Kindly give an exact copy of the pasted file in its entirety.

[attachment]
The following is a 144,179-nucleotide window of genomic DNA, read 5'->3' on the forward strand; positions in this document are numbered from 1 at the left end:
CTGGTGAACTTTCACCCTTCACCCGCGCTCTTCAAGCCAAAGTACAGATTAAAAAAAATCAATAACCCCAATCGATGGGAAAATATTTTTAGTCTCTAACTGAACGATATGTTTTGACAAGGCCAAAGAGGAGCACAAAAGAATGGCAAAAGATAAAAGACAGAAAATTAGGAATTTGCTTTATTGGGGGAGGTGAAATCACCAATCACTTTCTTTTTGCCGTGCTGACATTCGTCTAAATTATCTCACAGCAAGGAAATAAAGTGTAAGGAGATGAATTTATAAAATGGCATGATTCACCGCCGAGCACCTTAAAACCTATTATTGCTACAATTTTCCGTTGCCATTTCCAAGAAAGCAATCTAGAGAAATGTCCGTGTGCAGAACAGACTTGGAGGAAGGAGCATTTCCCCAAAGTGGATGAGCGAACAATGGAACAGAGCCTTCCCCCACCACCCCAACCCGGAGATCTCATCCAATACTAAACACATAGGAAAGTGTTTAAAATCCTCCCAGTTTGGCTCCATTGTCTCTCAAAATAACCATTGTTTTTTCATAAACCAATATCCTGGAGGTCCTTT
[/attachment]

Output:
The following is a 144,179-nucleotide window of genomic DNA, read 5'->3' on the forward strand; positions in this document are numbered from 1 at the left end:
CTGGTGAACTTTCACCCTTCACCCGCGCTCTTCAAGCCAAAGTACAGATTAAAAAAAATCAATAACCCCAATCGATGGGAAAATATTTTTAGTCTCTAACTGAACGATATGTTTTGACAAGGCCAAAGAGGAGCACAAAAGAATGGCAAAAGATAAAAGACAGAAAATTAGGAATTTGCTTTATTGGGGGAGGTGAAATCACCAATCACTTTCTTTTTGCCGTGCTGACATTCGTCTAAATTATCTCACAGCAAGGAAATAAAGTGTAAGGAGATGAATTTATAAAATGGCATGATTCACCGCCGAGCACCTTAAAACCTATTATTGCTACAATTTTCCGTTGCCATTTCCAAGAAAGCAATCTAGAGAAATGTCCGTGTGCAGAACAGACTTGGAGGAAGGAGCATTTCCCCAAAGTGGATGAGCGAACAATGGAACAGAGCCTTCCCCCACCACCCCAACCCGGAGATCTCATCCAATACTAAACACATAGGAAAGTGTTTAAAATCCTCCCAGTTTGGCTCCATTGTCTCTCAAAATAACCATTGTTTTTTCATAAACCAATATCCTGGAGGTCCTTT